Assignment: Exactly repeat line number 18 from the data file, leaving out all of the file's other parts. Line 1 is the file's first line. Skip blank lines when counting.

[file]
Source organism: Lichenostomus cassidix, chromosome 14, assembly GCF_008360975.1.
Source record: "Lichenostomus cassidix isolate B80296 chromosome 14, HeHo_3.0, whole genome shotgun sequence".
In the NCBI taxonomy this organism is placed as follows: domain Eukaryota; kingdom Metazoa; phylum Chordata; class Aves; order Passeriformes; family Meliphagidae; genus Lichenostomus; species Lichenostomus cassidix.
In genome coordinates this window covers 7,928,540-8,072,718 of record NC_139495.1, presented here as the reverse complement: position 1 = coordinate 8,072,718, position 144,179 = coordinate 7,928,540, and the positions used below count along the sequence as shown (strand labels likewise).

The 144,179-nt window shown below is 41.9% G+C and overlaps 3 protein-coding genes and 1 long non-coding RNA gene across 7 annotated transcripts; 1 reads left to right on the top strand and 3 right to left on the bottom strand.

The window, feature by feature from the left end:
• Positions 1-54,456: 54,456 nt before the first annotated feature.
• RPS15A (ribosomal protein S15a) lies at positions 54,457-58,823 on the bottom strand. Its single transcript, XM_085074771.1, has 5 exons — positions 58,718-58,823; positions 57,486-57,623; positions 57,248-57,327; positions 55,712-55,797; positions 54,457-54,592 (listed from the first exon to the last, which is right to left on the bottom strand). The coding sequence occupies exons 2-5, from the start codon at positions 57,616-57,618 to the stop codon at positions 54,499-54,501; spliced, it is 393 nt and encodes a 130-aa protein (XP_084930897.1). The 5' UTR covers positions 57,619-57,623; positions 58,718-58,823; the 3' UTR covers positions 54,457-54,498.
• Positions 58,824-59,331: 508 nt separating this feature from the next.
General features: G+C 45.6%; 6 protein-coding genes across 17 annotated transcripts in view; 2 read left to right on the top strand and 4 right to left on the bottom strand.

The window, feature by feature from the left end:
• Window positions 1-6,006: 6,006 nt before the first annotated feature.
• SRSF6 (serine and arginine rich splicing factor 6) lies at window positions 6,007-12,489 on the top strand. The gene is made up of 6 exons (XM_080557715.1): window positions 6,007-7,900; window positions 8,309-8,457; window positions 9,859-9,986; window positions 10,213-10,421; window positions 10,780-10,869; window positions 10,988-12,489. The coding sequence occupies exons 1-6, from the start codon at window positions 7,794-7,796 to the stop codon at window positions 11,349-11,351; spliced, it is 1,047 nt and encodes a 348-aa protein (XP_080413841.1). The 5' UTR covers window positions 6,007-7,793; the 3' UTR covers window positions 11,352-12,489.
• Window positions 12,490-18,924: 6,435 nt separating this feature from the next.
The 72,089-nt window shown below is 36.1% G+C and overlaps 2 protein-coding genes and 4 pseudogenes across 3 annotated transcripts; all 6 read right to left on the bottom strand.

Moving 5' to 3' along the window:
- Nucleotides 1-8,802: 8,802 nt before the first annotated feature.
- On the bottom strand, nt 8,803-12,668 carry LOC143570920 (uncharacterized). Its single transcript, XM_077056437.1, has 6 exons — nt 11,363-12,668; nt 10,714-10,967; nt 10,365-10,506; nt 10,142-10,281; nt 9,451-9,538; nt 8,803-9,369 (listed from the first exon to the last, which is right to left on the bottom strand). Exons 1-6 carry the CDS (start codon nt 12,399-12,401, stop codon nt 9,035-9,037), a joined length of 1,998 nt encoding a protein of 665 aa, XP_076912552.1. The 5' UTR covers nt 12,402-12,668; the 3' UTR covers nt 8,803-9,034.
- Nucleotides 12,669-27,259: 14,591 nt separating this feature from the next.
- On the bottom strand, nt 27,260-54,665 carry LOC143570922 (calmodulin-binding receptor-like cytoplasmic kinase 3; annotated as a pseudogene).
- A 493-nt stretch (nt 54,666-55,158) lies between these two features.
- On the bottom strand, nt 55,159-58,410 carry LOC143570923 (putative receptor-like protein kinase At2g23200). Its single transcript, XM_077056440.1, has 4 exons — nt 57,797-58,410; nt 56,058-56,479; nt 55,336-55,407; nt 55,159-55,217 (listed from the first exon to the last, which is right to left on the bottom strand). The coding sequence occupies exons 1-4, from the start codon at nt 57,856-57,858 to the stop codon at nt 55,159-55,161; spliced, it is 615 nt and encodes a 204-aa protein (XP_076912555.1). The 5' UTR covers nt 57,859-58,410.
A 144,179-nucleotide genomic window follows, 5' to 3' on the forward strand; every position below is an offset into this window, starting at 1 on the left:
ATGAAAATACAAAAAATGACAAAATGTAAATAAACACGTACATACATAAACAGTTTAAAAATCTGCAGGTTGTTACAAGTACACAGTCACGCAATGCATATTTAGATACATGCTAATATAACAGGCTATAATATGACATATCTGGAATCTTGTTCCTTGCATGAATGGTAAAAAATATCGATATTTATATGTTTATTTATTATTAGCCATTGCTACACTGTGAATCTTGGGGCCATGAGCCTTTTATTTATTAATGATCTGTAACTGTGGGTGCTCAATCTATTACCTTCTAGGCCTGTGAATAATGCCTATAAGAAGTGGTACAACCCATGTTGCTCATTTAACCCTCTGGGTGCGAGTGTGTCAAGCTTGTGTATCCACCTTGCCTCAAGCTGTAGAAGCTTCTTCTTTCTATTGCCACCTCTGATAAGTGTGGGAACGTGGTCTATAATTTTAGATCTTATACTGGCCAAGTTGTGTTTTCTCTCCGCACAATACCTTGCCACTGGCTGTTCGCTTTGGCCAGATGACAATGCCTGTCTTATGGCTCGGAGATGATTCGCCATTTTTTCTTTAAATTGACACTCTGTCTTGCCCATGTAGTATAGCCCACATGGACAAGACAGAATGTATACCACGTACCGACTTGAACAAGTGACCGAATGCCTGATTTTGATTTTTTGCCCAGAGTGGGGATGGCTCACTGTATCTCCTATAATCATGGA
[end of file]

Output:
- On the bottom strand, nt 8,803-12,668 carry LOC143570920 (uncharacterized). Its single transcript, XM_077056437.1, has 6 exons — nt 11,363-12,668; nt 10,714-10,967; nt 10,365-10,506; nt 10,142-10,281; nt 9,451-9,538; nt 8,803-9,369 (listed from the first exon to the last, which is right to left on the bottom strand). Exons 1-6 carry the CDS (start codon nt 12,399-12,401, stop codon nt 9,035-9,037), a joined length of 1,998 nt encoding a protein of 665 aa, XP_076912552.1. The 5' UTR covers nt 12,402-12,668; the 3' UTR covers nt 8,803-9,034.